Mind and body pushed to the limits at altitude
The Christmas shopping streets of Ipswich, Stowmarket and Bury St. Edmonds were
left deserted; Blacks and Millets went into administration; the tea shop on the
corner of Museum Street saw no business at all, in fact global consumer
capitalism as we know it was more or less brought to its evil knees as the good
and simple folk of the Ipswich Mountaineering Club headed like a mighty legion
of post apocalyptic warriors for the hills of North Wales.
I think there was about twenty of us altogether and there wasn’t a bunk to be had
(apart from that one in the kitchen area attached to the wall by a single rusty
nail) at the Cwellyn Arms bunkhouse.
Martin, Sue, George and I went up on the Thursday night, ready for a full day on
the Friday. We did the classic N-S Tryfan scramble in cold “wintery” conditions.
That is to say there were the odd flurries of snow, but no need for axes and
crampons. Tryfan- the rock, the aspect is superb. There’s a hundred different
lines to choose, all for yourself, but always taking you higher. It’s sustained
without ever being committing. I love it. We all loved it. The four of us got
into Bwlch Tryfan about 2pm and decided not to attempt Bristly Ridge in what
little day light was left. We did slog up the scree slope to Glyder Fach, and
after a photo session on a cannon stone descended due east towards Llyn Caseg
Fraith and then due north into Cwm Tryfan and back to the car by about 4.30pm.
Having left at around 10.30am, you will note that we weren’t going at record
speed, but a very satisfying day indeed.
Saturday was the big one. An attempt on the country’s highest mountain via the
unconquered, some have said unconquerable south west ridge. Actually it’s a very
pleasant walk up the Rhyd Ddu Path straight out of the bunk house. Maddy, Al,
Adrian, Sue, Jon and I summited in time for lunch. The views at the top were
spectacular. At one point I was able to see as far Al eating a cheese sandwich
next to me. The cafe was closed and the train wasn’t running so we had to walk
down. We did so via the Ranger Path and took a detour up to Clogwyn to pay
homage to Johnny Dawes and the Indian Face. As we sat looking up at the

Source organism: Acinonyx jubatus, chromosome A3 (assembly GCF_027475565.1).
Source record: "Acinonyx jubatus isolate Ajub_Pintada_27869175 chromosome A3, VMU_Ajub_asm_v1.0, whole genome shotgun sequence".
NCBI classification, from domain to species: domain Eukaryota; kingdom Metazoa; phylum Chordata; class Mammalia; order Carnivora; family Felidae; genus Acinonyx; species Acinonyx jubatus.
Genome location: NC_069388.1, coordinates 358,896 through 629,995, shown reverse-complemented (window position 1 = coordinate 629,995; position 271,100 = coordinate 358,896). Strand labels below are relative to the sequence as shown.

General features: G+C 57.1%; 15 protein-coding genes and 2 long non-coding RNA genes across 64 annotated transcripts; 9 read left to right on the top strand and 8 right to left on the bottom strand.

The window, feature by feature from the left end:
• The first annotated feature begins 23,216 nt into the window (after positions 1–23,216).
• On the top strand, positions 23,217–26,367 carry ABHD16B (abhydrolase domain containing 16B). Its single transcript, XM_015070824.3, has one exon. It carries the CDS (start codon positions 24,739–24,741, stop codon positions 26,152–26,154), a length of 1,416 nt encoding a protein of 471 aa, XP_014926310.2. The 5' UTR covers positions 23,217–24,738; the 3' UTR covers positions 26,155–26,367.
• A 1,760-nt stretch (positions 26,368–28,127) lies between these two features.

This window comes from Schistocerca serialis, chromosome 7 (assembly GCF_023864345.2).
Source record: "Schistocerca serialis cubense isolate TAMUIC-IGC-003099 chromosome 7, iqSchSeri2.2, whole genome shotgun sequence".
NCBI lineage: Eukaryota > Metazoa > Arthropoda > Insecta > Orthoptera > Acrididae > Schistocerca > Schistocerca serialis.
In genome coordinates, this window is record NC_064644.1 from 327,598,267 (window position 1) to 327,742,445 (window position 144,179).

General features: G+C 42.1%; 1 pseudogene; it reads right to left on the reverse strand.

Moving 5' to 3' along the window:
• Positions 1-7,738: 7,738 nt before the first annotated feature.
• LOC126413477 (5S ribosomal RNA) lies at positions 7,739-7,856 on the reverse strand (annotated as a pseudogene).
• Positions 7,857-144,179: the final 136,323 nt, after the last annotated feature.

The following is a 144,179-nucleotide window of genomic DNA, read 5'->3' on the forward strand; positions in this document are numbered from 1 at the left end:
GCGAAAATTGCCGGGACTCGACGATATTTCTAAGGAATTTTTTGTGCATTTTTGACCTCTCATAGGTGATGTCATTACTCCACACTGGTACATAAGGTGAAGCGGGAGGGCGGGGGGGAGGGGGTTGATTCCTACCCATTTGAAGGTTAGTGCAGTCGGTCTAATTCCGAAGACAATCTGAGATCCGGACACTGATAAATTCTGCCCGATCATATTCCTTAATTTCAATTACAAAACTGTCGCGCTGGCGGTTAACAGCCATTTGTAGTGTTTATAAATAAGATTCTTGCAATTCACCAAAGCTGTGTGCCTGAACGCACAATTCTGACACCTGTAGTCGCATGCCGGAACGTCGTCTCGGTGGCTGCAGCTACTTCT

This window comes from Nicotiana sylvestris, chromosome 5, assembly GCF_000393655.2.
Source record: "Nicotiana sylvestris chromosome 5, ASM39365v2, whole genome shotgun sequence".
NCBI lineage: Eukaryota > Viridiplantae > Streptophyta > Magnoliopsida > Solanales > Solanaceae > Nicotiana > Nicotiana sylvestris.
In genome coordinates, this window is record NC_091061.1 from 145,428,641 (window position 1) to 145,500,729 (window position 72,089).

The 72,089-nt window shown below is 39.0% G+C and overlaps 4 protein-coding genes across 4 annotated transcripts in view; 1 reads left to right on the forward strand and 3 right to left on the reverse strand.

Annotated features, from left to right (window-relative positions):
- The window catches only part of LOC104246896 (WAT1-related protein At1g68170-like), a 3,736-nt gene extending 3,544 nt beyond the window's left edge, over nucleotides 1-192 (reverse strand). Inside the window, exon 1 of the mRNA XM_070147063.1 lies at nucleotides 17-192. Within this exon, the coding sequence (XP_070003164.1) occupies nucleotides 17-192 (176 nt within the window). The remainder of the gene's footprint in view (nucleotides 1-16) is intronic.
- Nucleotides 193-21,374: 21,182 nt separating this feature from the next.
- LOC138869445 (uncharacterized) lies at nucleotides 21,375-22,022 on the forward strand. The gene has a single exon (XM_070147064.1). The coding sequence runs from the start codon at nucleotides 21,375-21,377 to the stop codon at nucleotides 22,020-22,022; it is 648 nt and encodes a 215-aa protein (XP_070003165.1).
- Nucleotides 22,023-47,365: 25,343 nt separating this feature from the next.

magnificent wall of granite, enjoying a flask of tea, Adrian suddenly dashed
towards the inscrutable blank face of Clogwyn Du’r Arddu. Al and I gave
desperate chase. We knew it was madness; not in this rain, not in those boots,
not in the failing light. He was 50 yards ahead, now 100, it was impossible,
around the lake- disappearing into the mist. At last Al and I fell exhausted at
the very foot of that towering E9, but it was too late. Adrian had already
touched the slab and blown the on-sight. [None of this actually happened.
Jeremy was obviously affected by the altitude. Thankfully, his mental condition
improved marginally once we got nearer to sea level. -Ed]
Sunday was an altogether gentler affair, along the Nantle Ridge- I suspect a
little trodden outpost of Snowdonia. From Rhyd Ddu head to the top of Y Garn and
the Ridge presents an obvious line stretching south-west. The visibility on
Sunday was poor, but occasionally the skies cleared to reveal views across
Caernarfon Bay. It rained and rained and then rained. But this did not deter
Nessie or her handlers. There are a two or three gentle broad ridges running
south east off the Nantlle Ridge. We took the first of these descending off Trum
y Ddysgl, but staying west of the woods until picking up the footpath at
Bwlch-y-ddwy-elor and heading north through the woods. It looked easy enough to
get lost in there, but happily Hannah knew the way. [Eddie and I did get
lost in there the previous year. – Ed] This was a great hill walk, but I
think if you go further along Nanttle Ridge it does get more serious.
[Actually, the party had done the scrambling section. The rest is easy walking.
Arguably one shouldn’t return to high altitude so soon. – Ed]